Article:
In a somewhat perplexing plot twist, right after the recap of the one night stand, there's a three year time skip and all of a sudden Jin-wook and Yoo-mi seem like completely different characters. Far from being the playboy we last saw, Jin-wook is now taking his corporate responsibilities very seriously. Yoo-mi has picked herself emotionally and shows remarkable dexterity as a cafeteria chef. About the only commonality they have is their shared wistfulness about meeting that one special person from three years ago.
Drama Review Lucky Romance Episode 16 Final176 Articles
We've made it to the final episode of "Strong Woman Do Bong-soon" and what an eventful journey it has been. From silly gangsters, to doppelgangers, to evil kidnappers, to the strong woman herself, this drama has fit in a little of just about everything. Let's talk about the finale and send off this drama with happy hearts.
Jang-hyeon is jailed to his fury. The process of getting him to jail was anticlimactic, but it pales in comparison to the happenings of Bong-soon's new life. Now she is in a happy relationship and has decided to use her strength for good. She goes out of her way to help and begins to suffer the side effects of heroism: problems in regular life. These problems are not addressed in the slightest. Instead, they're left to be addressed by the characters after the show has ended. How does Bong-soon deal with work and hero-ing? How does Min-hyeok deal with his twin baby super hero girls? How does society deal with the mysterious help that it's been receiving? All of that is left open-ended, which isn't bad. What we do know is that Bong-soon's family and Min-hyeok support her, her powers, her work in society, and her happiness.
So even though we saw Yoo-mi fantasizing about meeting Jin-wook by chance again last episode, this time, Yoo-mi is doing everything she can to avoid the reality of the situation. Which makes sense. Let's recall that, three years ago, Jin-wook was kind of a jerk, and that they were both just a tad drunk. So it's easy to empathize with Yoo-mi viewing Jin-wook's dictatorial demands here as being part and parcel of a mean personality rather than an overbearing effort on his part to be cute.
And indeed, it would be a little remiss for us to completely ignore the power imbalance here. Jin-wook is Yoo-mi's boss, and his attempt to jump start a relationship with her here is textbook sexual harassment. For all that, it's hard to hate Jin-wook that much when we can see from his perspective that Yoo-mi was his one moment of genuine empathy. Unless we count the cat, who sadly does not feature here. I was kind of hoping the cat would be a regular character.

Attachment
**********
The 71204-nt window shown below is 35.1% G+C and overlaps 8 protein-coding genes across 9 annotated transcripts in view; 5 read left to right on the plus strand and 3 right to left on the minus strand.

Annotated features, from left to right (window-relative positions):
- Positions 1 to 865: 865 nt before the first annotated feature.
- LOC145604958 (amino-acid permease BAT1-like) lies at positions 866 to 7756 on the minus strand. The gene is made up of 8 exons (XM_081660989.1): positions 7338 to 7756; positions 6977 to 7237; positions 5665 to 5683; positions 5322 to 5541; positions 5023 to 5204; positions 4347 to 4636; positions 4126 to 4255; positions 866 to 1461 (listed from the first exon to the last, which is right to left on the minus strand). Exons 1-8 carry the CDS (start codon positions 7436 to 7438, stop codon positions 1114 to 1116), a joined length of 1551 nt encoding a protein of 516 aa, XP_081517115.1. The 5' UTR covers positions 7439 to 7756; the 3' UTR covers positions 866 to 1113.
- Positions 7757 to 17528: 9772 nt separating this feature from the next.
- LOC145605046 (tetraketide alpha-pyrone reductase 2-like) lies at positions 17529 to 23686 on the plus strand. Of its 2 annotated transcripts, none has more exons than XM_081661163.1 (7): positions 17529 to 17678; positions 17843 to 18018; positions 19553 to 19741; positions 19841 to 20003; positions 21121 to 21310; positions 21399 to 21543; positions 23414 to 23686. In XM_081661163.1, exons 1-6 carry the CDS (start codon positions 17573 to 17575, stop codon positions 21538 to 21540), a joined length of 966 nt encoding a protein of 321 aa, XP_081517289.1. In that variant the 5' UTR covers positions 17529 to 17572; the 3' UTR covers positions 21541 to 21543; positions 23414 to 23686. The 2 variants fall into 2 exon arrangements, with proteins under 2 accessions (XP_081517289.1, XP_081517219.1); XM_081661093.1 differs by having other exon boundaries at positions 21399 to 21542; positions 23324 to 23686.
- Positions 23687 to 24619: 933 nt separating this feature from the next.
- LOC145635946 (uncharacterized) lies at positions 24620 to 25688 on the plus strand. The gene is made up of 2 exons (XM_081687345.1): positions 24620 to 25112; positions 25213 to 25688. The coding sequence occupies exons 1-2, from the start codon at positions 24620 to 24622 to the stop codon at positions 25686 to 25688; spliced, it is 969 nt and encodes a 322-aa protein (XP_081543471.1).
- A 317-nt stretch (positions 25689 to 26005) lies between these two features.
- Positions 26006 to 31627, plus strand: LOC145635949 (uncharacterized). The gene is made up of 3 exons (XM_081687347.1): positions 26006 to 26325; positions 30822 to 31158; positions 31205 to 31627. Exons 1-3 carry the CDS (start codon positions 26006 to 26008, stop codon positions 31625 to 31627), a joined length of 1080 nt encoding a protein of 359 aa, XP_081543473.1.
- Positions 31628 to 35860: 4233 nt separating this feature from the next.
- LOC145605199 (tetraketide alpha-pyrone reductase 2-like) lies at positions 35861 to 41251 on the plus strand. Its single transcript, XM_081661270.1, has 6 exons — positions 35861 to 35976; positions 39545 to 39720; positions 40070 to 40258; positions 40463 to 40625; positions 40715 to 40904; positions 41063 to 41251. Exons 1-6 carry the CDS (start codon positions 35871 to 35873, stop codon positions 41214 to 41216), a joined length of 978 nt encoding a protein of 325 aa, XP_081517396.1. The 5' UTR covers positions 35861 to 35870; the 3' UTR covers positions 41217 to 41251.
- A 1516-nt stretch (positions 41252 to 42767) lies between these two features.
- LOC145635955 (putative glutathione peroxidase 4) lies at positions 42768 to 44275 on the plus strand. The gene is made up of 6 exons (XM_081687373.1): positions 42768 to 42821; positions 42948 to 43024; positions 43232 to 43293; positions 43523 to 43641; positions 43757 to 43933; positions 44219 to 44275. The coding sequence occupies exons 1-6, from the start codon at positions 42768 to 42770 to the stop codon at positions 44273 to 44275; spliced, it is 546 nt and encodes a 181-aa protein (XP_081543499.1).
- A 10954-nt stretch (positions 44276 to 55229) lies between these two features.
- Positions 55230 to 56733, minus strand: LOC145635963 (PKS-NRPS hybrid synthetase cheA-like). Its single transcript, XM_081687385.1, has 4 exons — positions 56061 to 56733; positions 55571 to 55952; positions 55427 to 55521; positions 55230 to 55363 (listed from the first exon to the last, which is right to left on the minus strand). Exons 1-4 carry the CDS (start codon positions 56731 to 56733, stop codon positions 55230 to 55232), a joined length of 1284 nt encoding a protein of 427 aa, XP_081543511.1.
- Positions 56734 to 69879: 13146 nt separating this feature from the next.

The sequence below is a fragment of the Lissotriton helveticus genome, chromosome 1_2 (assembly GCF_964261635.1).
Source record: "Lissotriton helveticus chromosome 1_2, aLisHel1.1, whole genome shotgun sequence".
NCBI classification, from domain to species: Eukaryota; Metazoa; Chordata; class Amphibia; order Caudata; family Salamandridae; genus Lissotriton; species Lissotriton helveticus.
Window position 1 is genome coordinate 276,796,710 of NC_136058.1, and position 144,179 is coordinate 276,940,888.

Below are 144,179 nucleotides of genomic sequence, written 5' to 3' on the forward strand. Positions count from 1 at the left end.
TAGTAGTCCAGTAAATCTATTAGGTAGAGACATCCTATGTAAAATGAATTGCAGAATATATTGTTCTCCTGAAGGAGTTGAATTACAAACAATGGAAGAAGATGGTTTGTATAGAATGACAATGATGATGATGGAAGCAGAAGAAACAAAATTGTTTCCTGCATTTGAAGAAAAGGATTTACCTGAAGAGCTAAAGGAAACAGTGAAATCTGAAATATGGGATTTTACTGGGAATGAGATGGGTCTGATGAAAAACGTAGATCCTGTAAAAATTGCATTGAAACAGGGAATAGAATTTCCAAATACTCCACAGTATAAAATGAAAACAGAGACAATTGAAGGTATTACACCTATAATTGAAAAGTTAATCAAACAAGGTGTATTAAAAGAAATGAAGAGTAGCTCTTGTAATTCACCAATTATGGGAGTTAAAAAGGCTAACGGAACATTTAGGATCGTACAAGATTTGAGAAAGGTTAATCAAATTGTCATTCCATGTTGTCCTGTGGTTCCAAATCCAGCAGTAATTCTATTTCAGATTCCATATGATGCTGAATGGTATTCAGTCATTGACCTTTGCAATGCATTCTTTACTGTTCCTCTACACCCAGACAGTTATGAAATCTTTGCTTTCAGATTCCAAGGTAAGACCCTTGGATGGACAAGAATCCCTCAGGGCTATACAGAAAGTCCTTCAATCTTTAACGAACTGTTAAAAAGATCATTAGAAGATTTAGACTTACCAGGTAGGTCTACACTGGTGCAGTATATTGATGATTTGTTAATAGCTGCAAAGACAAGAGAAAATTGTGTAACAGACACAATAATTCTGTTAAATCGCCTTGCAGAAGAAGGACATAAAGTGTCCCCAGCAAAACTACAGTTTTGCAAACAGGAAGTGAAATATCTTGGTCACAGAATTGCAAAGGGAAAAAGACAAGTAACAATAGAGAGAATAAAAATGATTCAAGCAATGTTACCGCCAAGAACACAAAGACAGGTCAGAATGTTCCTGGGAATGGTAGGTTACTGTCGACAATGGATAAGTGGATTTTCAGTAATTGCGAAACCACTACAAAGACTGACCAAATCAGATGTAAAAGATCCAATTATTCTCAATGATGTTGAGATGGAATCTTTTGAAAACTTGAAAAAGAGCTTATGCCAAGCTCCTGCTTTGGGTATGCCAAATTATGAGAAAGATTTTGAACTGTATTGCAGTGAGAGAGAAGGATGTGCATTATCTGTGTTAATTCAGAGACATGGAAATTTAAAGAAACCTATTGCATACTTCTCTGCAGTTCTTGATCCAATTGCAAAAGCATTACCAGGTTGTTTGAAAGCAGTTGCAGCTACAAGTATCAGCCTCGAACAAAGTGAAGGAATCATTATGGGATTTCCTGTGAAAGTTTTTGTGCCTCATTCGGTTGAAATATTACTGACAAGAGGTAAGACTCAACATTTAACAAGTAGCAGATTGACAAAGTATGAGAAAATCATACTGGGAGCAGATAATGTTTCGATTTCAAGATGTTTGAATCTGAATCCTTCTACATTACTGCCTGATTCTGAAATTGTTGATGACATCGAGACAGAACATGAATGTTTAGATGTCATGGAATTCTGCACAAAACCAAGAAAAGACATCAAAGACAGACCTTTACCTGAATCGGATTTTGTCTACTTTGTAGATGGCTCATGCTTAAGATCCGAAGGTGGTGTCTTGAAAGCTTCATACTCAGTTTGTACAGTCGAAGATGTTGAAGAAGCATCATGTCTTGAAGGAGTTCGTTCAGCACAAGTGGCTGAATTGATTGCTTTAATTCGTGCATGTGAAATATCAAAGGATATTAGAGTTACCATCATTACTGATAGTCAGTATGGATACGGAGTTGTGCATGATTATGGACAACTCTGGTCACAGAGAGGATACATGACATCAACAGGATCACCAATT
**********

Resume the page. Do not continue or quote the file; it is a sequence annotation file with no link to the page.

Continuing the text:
It turns out Yoo-mi has one impressive quality that Jin-wook is unlikely to find anywhere else. She's good at apologizing. The irony, of course, is that Yoo-mi hasn't done anything wrong in regards to Jin-wook or his relationships. All the same, at the slightest indication that she has made either Jin-wook or Hye-ri uncomfortable, Yoo-mi demurs. And of course, Jin-wook is left in an even worse mood than usual as a result.
I like the difficult position Jin-wook has been put in. His personality is naturally abrasive and he does stuff all the time that would actually justify a person demanding an apology out of him. So Yoo-mi's ability to be so incredibly passive that it makes Jin-wook feel ridiculous is a good thing. She can make Jin-wook slow down for a minute and appreciate life, or at least the fact that other people are in it and trying to make a positive go of the experience just like he is.
The ending to "Saimdang: Light's Diary" is more anticlimactic than anything else. The bad guys are almost immediately brought to justice because one essential character changes sides, and CCTV footage which should have been exposed, I don't know, a dozen episodes ago suddenly pops up out of nowhere and decisively proves that Jeong-hak was a fink all along. Meanwhile, in the past, King Jungjong is sad because it has suddenly occurred to him that persecuting artists is bad.
As for Saimdang, in a bizare twist, the production teams allows her to be angelic and forgiving toward Won-soo's adultery while still allowing her spectral form to cavort with Lee Gyum in dream world Italy. Incidentaly, it would seem that the Italians took Ji-yoon's discovery of a famous Korean artist who was active in the Renaissance a great deal more seriously than the Koreans did. The castle where all this got stated has now been fabulously restored.